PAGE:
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Thread: Questions about the Filters

  1. #1

    Questions about the Filters

    Hi Guys,

    Have just bought a Nikon D5000 with 18-55 and 18-200 lenses.
    Planning to go for some filters to protect those lenses.
    Let me know which one will be appropriate for me.
    • Polarizer
    • UV Filter

    Any suggestions,please.

    Regards,
    Raj.

  2. #2
    Terry Tedor's Avatar
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    Re: Questions about the Filters

    Quote Originally Posted by Rajarshi View Post
    Hi Guys,

    Have just bought a Nikon D5000 with 18-55 and 18-200 lenses.
    Planning to go for some filters to protect those lenses.
    Let me know which one will be appropriate for me.
    • Polarizer
    • UV Filter

    Any suggestions,please.

    Regards,
    Raj.
    Raj, yes, definitely a UV filter and probably a polarizer, depending on your needs. Checkout the discussion in this thread if you're interested.

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    Re: Questions about the Filters

    Hi Raj,

    Definately a UV for protection. The polariser also provides protection, but you wouldn't notmally have one on all the time because it'll cost you 2 stops of light.

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    Re: Questions about the Filters

    Yes on both. However there is a vast quality and price difference between top-line and run of the mill filters. Trying to save some money by purchasing lower grade filters is counter-productive - especially if you are using high grade lenses. It would be a shame to spend the cash to get a really good lens and then degrade its performance with an inadequate filter.

    Two filters types that I use and am happy with are the B&W and the high grade Hoya Multicoated models. However, unless you have researched filters, be prepared for price shock - they are expensive; especially in the larger sizes.

    There are distributors from Hong Kong that sell filters at a greatly discounted price. However, be careful from whom you purchase these filters, there have been rumors circulating about counterfeit filters being sold. I don't know if these rumors are true or not but, often "Where there's smoke, there's fire!"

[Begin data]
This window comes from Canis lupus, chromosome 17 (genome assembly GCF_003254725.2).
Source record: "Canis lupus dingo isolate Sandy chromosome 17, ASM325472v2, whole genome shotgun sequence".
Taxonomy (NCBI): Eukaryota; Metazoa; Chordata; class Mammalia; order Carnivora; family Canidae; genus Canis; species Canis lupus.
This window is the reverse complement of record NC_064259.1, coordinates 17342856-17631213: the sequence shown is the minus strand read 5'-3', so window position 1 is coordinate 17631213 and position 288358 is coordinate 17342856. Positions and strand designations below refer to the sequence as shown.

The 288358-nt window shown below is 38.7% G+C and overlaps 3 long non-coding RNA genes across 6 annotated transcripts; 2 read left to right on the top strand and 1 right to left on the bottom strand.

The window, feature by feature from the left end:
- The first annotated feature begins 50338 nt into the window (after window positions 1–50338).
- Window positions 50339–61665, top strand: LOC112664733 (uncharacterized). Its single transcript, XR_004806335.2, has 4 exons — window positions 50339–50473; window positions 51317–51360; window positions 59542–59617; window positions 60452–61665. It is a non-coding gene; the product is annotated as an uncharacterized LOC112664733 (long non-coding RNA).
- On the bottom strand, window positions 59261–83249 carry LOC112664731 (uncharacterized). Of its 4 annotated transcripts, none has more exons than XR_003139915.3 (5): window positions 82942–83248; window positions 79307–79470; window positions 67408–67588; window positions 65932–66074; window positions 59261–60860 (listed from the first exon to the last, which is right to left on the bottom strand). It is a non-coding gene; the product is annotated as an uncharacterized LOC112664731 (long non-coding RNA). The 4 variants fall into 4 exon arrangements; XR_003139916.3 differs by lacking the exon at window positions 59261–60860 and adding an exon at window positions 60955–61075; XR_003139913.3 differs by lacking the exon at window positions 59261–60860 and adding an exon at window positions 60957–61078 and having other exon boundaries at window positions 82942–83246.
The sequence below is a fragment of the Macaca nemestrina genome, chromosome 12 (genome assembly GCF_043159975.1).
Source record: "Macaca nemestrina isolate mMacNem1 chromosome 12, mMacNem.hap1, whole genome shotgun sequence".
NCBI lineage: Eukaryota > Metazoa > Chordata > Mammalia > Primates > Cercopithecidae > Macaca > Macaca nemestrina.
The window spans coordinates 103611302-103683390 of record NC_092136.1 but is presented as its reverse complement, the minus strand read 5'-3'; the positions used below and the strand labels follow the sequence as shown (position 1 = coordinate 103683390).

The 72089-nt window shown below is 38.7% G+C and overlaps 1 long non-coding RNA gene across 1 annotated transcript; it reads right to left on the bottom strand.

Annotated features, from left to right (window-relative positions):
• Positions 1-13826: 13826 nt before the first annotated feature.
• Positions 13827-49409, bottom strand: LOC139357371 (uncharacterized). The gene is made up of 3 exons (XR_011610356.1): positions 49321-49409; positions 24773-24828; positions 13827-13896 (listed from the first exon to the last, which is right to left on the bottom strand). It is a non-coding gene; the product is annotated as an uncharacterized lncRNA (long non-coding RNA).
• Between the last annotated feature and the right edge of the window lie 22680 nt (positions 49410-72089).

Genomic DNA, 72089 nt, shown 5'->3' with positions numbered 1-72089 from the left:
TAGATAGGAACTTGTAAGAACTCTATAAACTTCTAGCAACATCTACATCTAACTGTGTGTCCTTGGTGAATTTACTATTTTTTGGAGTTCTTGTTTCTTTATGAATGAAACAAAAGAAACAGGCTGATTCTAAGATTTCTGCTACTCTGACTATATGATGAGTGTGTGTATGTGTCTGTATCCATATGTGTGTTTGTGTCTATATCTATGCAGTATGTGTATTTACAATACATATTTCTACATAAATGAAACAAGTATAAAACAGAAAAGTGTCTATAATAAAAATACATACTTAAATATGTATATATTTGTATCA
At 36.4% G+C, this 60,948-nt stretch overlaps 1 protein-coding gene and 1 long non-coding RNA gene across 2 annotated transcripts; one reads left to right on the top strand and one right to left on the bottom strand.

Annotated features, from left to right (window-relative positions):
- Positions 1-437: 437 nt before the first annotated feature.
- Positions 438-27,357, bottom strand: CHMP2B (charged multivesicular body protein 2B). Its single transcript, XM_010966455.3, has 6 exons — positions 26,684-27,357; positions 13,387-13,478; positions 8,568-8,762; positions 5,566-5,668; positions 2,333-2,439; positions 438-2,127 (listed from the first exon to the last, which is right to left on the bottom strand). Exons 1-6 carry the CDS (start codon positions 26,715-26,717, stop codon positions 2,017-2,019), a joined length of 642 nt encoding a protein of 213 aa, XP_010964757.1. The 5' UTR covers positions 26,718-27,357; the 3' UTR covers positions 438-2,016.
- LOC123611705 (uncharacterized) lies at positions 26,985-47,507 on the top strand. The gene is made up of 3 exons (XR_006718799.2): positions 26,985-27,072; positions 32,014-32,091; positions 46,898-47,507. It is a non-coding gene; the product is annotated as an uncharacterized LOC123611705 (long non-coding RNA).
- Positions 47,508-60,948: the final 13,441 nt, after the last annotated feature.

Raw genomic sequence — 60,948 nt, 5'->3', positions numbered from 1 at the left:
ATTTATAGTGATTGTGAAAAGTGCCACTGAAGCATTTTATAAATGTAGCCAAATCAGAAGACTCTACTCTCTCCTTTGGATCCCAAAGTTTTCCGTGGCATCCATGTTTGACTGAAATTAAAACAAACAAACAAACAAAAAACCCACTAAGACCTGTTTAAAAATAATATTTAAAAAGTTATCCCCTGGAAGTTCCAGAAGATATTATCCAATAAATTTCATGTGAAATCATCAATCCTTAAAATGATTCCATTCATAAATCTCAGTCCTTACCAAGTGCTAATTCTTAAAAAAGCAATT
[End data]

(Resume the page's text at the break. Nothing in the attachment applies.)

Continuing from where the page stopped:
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    Re: Questions about the Filters

    Quote Originally Posted by rpcrowe View Post
    Two filters types that I use and am happy with are the B&W and the high grade Hoya Multicoated models.
    You can safely add Heliopan to that list if it helps. SH-PMC are their multi-coated varients.

  6. #6

    Re: Questions about the Filters

    Hi Terry/Colin/Rpcrowe,
    Thank you for your reply.
    Will go for UV first then Polarizer.
    Rpcrowe, will not buy those stuffs from HK, coz I am in US.
    If you have any idea of real vendors, sharing is appreciated.

    BR//Raj

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    Re: Questions about the Filters

    Quote Originally Posted by Rajarshi View Post
    If you have any idea of real vendors, sharing is appreciated.
    I think that 99.99% of the planet will agree that www.bhphotovideo.com is the place to beat.

  8. #8

    Re: Questions about the Filters

    Thank you Colin!

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    Terry Tedor's Avatar
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    Re: Questions about the Filters

    I'll second that.

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    Re: Questions about the Filters

    Quote Originally Posted by Colin Southern View Post
    I think that 99.99% of the planet will agree that www.bhphotovideo.com is the place to beat.
    I think that B&H is great and I also frequently purchase from Adorama in New York City ( http://www.adorama.com/ ). Adorama has some items which B&H doesn;t carry, among these are the quite good Adorama housebrand products with the Flashpoint name.

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    Re: Questions about the Filters